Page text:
Adding Open Command Window Here in Windows 10

In Windows 7, you could be in a File Explorer window and hold Shift + Right click to bring up the “Open Command Window Here” in the context menu. It’s very hand when I want to just be in the correct directory to do stuff without having to go through all the paths to get there.

This feature is disabled in Windows 10 and you have “Open PowerShell window here” instead. I don’t (but should someday) use Power Shell. For now, I just want my good old command window.

There are instruction online to do a bunch of permission change via RegEdit and changing the flag of the cmd folder registry. It was pretty involved and in the end I couldn’t really get it to work. I then stumbled upon somebody’s comment on an easier way.

Basically, just save this script as a .Reg file and then run it. It’ll automatically add the registry key that allows the right click context that we need. You might want to close all the File Explorer windows to get it to work.

Windows Registry Editor Version 5.00


@="cmd.exe /s /k pushd \"%V\""


@="cmd.exe /s /k pushd \"%V\""

Now when you Shift + Right click in a File Explorer, you’ll have “Open Command Window Here” back.

How to embed icon data in Python 3.x for TkInter

Sometimes when you want to use TKinter or other GUI dialog but you don’t want to use the generic default icon. You also might not want to have the *.ico or *.png file included in the same folder as your script. Wouldn’t it be nice to just have the icon data embedded in your code?

It’s actually not too difficult to do in Python. I’m working with Python 3.x here so you might have to adjust the code for Python 2.x. We’ll use Tkinter dialog as an example here. Let’s try putting this example books.icon or any icon you would like to use in code. If you need icons to play with, you can get a great set of open-sourced icons from here:

The icon I’m using is from the icon pack and once you extract the archive, it’s in ../ico/16×16/others/books.ico. You can also just download the icon file here: books.ico


The trick is to converting the icon file data into string representation of hex data that we can store in the program. This is actually surprisingly easy to do using repr() function to generate string of the object. In this case, we are converting the icon image data into string hex values. The following code will print out the data for the icon file in the almost correct format for you to use. Make sure the icon file is in the same location as your script when running this code.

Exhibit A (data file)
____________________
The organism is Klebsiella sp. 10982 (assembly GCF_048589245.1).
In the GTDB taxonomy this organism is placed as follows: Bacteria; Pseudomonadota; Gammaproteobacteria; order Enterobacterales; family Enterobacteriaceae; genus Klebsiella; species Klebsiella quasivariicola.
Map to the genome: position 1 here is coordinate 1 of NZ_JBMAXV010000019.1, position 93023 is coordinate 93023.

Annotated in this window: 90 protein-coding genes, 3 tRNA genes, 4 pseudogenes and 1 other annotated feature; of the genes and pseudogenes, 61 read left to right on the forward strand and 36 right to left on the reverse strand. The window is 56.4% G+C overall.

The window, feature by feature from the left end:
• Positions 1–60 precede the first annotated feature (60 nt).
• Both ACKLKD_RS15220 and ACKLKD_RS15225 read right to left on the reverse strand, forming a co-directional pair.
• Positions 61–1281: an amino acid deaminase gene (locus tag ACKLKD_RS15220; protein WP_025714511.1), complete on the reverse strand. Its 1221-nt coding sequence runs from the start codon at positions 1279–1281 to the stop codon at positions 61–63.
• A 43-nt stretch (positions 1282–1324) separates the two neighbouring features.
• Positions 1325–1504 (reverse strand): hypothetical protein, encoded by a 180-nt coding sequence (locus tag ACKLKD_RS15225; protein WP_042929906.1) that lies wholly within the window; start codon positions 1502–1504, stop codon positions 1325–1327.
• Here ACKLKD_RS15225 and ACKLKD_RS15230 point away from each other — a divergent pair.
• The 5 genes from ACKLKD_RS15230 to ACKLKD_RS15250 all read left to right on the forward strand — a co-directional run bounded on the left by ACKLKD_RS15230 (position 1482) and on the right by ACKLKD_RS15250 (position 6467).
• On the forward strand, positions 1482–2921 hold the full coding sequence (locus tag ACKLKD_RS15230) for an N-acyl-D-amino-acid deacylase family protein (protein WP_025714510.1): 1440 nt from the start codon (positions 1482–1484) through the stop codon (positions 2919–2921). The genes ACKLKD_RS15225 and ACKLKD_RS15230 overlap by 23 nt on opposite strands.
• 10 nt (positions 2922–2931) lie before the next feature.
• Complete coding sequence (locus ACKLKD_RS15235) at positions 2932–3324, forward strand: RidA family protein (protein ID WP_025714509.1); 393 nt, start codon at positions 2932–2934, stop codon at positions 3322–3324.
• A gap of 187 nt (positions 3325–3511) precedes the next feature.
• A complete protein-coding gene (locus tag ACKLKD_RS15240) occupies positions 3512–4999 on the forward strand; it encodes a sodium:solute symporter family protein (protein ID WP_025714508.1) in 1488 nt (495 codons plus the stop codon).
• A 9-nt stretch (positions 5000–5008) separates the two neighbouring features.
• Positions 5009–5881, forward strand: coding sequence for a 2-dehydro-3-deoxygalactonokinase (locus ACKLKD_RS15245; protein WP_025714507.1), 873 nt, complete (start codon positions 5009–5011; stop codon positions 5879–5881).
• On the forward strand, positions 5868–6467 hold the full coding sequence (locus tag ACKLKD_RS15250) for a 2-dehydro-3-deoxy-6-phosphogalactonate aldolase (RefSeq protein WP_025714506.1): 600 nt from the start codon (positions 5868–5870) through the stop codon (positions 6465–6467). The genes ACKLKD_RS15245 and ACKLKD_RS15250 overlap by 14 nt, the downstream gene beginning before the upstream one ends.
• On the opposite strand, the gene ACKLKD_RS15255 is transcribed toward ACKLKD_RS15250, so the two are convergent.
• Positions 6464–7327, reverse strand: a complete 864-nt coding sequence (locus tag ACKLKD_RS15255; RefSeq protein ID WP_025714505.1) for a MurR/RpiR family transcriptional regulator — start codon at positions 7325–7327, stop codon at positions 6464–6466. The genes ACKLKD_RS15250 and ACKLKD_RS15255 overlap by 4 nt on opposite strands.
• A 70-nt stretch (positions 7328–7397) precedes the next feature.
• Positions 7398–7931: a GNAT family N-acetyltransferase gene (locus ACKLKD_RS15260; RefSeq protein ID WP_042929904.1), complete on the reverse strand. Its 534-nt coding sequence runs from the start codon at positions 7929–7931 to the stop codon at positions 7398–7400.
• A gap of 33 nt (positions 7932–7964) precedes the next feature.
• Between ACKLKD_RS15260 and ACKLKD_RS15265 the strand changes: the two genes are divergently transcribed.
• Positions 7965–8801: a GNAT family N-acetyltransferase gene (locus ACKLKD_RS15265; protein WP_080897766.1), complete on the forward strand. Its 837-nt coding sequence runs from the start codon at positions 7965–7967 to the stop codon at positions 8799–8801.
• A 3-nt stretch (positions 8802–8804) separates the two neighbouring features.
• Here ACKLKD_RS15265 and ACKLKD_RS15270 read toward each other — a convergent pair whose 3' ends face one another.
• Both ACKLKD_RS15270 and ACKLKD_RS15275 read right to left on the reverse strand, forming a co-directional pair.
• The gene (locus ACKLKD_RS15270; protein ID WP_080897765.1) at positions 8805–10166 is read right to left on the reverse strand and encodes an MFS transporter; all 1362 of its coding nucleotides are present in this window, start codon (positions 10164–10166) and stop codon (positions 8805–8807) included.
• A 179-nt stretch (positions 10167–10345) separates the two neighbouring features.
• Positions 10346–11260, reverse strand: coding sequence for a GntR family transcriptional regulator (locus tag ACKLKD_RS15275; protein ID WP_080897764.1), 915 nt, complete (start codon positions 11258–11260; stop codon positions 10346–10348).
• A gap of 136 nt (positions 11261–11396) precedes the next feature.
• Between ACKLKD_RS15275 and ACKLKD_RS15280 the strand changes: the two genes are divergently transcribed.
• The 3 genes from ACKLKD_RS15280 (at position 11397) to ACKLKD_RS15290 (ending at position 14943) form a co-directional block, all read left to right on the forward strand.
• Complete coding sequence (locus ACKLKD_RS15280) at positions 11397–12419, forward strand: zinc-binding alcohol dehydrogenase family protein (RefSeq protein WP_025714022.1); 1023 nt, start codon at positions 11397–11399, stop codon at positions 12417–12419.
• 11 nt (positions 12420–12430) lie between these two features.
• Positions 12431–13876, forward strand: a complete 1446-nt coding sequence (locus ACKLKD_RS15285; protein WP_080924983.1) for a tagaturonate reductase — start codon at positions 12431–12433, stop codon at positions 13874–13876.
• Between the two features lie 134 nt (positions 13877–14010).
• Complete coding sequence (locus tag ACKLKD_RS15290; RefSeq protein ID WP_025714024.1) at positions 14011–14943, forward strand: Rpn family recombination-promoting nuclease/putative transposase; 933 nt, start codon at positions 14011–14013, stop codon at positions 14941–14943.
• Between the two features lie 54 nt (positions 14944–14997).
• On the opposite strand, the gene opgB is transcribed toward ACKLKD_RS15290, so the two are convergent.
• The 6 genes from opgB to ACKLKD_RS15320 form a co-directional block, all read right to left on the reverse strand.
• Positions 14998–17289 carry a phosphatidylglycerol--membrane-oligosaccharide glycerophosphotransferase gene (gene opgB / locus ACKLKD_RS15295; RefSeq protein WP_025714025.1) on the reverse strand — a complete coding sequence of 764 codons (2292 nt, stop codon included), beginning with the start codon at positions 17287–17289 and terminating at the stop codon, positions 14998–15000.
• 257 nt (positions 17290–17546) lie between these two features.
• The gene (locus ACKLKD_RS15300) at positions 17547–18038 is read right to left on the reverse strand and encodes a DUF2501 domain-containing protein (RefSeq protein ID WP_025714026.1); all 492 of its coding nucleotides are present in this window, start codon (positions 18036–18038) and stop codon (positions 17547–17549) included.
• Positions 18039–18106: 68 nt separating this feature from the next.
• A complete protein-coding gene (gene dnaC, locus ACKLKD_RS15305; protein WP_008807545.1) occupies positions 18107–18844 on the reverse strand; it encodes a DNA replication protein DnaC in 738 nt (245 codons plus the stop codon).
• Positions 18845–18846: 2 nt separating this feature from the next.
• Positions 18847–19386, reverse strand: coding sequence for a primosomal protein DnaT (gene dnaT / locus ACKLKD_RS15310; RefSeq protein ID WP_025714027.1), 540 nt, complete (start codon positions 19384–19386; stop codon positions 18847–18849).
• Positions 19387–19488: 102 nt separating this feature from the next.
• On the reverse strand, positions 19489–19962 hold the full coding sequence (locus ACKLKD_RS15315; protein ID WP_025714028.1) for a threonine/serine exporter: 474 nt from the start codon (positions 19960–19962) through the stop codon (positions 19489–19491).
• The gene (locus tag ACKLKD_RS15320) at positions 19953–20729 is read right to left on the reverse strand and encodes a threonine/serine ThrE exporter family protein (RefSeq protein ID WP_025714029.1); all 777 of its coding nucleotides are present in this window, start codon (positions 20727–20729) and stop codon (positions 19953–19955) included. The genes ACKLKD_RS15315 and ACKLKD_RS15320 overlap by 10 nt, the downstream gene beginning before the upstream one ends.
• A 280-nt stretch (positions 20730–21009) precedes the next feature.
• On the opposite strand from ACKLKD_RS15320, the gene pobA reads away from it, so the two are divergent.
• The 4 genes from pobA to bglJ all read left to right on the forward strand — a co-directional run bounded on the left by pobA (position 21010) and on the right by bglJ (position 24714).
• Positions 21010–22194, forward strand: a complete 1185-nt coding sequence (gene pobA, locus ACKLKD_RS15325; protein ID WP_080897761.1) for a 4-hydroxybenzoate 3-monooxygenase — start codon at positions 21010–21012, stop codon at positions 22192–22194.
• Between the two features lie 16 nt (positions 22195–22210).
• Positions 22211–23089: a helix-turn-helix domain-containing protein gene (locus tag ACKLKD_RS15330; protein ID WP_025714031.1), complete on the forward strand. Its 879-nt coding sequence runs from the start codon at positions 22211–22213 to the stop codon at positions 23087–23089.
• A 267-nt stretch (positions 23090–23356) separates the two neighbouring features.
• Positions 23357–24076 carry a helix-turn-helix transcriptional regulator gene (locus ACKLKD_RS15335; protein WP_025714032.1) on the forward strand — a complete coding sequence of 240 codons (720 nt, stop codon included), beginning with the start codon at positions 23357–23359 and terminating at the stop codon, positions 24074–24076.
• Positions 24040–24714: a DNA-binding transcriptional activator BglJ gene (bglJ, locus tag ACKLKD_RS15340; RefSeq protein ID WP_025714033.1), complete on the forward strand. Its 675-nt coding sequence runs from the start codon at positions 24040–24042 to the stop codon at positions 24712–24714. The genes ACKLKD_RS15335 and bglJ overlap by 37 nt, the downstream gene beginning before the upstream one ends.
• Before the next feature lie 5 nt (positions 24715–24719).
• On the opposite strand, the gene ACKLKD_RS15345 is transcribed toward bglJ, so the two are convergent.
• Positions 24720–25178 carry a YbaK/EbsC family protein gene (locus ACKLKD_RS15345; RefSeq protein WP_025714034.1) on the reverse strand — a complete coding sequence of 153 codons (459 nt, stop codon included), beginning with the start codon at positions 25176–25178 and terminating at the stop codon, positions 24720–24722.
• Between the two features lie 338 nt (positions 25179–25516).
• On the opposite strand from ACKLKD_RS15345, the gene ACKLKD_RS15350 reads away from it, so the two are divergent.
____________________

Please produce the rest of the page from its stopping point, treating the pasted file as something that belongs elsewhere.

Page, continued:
with open("books.ico", "rb") as image:
     a =

I said almost a correct format because you’ll end up with a really long string hex data dump and it’s in a single line. This could be used as-is but you’ll end up with a really long line in your python file that you’ll have to scroll right very far to see the entire thing. I’m truncating here so we don’t fill up the whole page.

b'\x00\x00\x01\x00\x01\x00\x10\x10\x00\x00\x00\x00\x00\x00h\x04\x00\x00\x16\x00\x00\x00(\x00\x00\x00\x10\x00\x00\x00 \x00\x00\x00\x01\x00 

For the sake of readability in our code, we’ll format it into a nicer format by breaking every 16th hex values into its own line. Here’s the previous code updated with a formatting code below:

with open("books.ico", "rb") as image:
    a =
data = (repr(a))

data = data[2:]  #trim out the b'
data = data[:-1]  #trim out the last '

dataList = data.split('\\x')  #split by hex unit
dataList = dataList[1:] #remove the blank  value at the beginning

totalLen = len(dataList)

i = 0
hexline = ''
lenCount = 0
groupCount = 0
for hex in dataList:
    if(lenCount == totalLen-1):
        hexline += '\\x' + hex
        print('b\'' + hexline + '\'')
    if(i == 16):  #change number of grouping here       
        print('b\'' + hexline + '\'')
        hexline = ''
        groupCount += 1

    hexline += '\\x' + hex
    lenCount += 1

This should now give us the format we can just cut and paste from the output window into our code for the Icon data. For every 16th hex value, a new line is created with b’ at the beginning of the line to represent byte code representation using string. Again I truncated the data to save space.

b'\x16\x00\x00\x00(\x00\x00\x00\x10\x00\x00\x00 \x00\x00\x00\x01\x00 '

Now we’ll do an example of a TKInter window with the embedded icon data. Use the full icon data from the output generated by the code. The data shown in the code below is truncated in this code example.

import tkinter
import tempfile

ICON = (b'\x00\x00\x01\x00\x01\x00\x10\x10\x00\x00\x00\x00\x00\x00h\x04\x00'
b'\x16\x00\x00\x00(\x00\x00\x00\x10\x00\x00\x00 \x00\x00\x00\x01\x00 '

_, ICON_PATH = tempfile.mkstemp()
with open(ICON_PATH, 'wb') as icon_file:

root = tk.Tk()


If you cut and paste the data value into the ICON correctly, you should see a blank tk window with the icon that had the generated the data.

Here are the complete codes for the data generator and the tk example. You need to rename the file extension to .py. This server doesn’t allow .py extension to be viewed.